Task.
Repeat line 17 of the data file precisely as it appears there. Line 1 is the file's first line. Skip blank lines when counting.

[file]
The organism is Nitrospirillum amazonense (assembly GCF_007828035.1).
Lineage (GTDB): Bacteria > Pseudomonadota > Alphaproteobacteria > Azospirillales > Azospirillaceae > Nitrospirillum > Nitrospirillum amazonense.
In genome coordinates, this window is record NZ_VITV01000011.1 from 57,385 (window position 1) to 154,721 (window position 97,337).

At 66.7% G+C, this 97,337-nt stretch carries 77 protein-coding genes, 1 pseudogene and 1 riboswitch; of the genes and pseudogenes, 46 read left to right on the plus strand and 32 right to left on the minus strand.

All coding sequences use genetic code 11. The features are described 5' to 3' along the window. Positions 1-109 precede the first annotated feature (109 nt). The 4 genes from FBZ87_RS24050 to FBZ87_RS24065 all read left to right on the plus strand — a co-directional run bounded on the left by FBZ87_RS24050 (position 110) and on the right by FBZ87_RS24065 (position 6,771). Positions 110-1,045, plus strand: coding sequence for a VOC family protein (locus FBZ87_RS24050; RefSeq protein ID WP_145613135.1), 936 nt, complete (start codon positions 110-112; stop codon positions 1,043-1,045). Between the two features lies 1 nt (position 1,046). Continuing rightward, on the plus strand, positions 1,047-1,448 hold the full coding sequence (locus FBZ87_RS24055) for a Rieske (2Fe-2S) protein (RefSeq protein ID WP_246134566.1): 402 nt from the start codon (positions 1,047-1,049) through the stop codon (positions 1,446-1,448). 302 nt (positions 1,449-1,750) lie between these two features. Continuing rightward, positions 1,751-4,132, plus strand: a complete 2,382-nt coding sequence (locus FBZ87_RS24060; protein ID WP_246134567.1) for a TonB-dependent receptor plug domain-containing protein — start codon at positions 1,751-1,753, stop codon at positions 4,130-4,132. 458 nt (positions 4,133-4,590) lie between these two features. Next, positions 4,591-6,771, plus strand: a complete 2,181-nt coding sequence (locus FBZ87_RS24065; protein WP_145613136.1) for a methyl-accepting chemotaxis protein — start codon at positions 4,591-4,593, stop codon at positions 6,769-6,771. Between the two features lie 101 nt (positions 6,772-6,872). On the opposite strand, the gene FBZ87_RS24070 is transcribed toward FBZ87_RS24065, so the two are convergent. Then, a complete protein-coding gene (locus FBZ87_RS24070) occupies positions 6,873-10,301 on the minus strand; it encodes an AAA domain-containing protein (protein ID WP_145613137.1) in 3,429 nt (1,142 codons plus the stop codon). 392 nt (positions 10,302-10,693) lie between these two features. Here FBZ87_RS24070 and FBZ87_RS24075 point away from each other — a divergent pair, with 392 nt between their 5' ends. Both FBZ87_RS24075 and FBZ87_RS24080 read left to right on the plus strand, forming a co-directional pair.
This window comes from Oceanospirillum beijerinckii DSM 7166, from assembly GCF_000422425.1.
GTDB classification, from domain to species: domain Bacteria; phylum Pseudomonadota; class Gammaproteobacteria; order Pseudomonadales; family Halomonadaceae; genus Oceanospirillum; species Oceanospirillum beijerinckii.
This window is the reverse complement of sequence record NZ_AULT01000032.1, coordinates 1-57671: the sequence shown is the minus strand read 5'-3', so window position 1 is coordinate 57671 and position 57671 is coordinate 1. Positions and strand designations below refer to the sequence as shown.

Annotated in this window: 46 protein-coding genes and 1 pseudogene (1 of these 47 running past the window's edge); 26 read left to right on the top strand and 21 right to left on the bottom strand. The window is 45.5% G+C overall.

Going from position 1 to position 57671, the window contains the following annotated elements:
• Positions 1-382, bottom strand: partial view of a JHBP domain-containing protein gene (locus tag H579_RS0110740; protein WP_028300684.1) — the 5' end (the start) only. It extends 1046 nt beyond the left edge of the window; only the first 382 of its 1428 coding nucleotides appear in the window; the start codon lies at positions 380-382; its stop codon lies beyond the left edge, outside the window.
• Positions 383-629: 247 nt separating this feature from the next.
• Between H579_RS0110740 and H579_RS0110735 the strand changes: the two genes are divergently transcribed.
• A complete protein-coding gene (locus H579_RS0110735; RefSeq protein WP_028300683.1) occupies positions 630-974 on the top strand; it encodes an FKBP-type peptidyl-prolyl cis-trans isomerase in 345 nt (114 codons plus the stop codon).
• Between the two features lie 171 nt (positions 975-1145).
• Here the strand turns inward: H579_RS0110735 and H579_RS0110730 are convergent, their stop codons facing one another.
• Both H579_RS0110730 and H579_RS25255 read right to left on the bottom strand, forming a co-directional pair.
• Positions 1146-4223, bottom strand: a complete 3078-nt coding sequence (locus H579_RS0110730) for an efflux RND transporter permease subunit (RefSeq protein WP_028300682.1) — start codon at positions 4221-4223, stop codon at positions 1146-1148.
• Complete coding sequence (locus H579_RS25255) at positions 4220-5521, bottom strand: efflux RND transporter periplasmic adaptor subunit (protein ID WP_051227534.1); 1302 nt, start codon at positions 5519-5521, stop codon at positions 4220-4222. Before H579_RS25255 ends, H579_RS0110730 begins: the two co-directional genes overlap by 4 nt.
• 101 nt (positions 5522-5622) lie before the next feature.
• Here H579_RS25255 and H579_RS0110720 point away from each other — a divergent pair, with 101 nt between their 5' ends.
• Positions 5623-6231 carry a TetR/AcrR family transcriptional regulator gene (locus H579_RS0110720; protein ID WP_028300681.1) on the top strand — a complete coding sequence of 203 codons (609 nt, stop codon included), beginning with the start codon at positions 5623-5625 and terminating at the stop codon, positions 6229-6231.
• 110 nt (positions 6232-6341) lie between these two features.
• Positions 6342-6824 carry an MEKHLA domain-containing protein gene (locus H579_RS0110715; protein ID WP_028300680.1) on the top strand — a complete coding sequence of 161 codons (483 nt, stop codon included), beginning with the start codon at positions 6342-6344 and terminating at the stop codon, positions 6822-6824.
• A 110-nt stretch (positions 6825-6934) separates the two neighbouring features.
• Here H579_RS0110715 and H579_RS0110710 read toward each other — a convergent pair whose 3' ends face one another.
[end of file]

• Both H579_RS0110730 and H579_RS25255 read right to left on the bottom strand, forming a co-directional pair.